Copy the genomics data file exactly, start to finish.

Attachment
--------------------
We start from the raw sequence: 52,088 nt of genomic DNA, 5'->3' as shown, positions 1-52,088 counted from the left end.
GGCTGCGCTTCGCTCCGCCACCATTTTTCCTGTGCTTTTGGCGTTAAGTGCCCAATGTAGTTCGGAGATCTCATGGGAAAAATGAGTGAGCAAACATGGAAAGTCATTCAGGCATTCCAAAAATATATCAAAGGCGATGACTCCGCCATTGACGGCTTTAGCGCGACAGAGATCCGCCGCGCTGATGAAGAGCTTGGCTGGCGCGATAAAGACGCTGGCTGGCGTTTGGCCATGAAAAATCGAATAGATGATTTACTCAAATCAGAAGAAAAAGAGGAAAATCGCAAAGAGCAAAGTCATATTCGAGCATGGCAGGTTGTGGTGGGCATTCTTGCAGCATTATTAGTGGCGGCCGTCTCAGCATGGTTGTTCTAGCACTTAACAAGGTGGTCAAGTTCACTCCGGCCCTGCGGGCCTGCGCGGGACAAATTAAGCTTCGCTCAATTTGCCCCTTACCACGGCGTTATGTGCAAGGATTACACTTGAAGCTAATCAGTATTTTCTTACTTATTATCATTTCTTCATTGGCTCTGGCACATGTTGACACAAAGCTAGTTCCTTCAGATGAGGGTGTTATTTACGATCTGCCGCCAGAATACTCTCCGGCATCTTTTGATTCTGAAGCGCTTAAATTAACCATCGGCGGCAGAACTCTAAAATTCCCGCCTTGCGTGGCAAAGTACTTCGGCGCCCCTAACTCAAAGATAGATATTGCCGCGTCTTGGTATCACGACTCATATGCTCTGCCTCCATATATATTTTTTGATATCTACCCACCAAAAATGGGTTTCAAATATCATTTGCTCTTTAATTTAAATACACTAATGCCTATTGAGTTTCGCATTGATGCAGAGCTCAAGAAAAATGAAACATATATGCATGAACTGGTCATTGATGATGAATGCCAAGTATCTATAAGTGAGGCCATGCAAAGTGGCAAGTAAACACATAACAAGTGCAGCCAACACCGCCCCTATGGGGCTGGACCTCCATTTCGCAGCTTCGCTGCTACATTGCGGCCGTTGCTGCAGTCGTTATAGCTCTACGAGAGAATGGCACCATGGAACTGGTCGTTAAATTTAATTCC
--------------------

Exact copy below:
We start from the raw sequence: 52,088 nt of genomic DNA, 5'->3' as shown, positions 1-52,088 counted from the left end.
GGCTGCGCTTCGCTCCGCCACCATTTTTCCTGTGCTTTTGGCGTTAAGTGCCCAATGTAGTTCGGAGATCTCATGGGAAAAATGAGTGAGCAAACATGGAAAGTCATTCAGGCATTCCAAAAATATATCAAAGGCGATGACTCCGCCATTGACGGCTTTAGCGCGACAGAGATCCGCCGCGCTGATGAAGAGCTTGGCTGGCGCGATAAAGACGCTGGCTGGCGTTTGGCCATGAAAAATCGAATAGATGATTTACTCAAATCAGAAGAAAAAGAGGAAAATCGCAAAGAGCAAAGTCATATTCGAGCATGGCAGGTTGTGGTGGGCATTCTTGCAGCATTATTAGTGGCGGCCGTCTCAGCATGGTTGTTCTAGCACTTAACAAGGTGGTCAAGTTCACTCCGGCCCTGCGGGCCTGCGCGGGACAAATTAAGCTTCGCTCAATTTGCCCCTTACCACGGCGTTATGTGCAAGGATTACACTTGAAGCTAATCAGTATTTTCTTACTTATTATCATTTCTTCATTGGCTCTGGCACATGTTGACACAAAGCTAGTTCCTTCAGATGAGGGTGTTATTTACGATCTGCCGCCAGAATACTCTCCGGCATCTTTTGATTCTGAAGCGCTTAAATTAACCATCGGCGGCAGAACTCTAAAATTCCCGCCTTGCGTGGCAAAGTACTTCGGCGCCCCTAACTCAAAGATAGATATTGCCGCGTCTTGGTATCACGACTCATATGCTCTGCCTCCATATATATTTTTTGATATCTACCCACCAAAAATGGGTTTCAAATATCATTTGCTCTTTAATTTAAATACACTAATGCCTATTGAGTTTCGCATTGATGCAGAGCTCAAGAAAAATGAAACATATATGCATGAACTGGTCATTGATGATGAATGCCAAGTATCTATAAGTGAGGCCATGCAAAGTGGCAAGTAAACACATAACAAGTGCAGCCAACACCGCCCCTATGGGGCTGGACCTCCATTTCGCAGCTTCGCTGCTACATTGCGGCCGTTGCTGCAGTCGTTATAGCTCTACGAGAGAATGGCACCATGGAACTGGTCGTTAAATTTAATTCC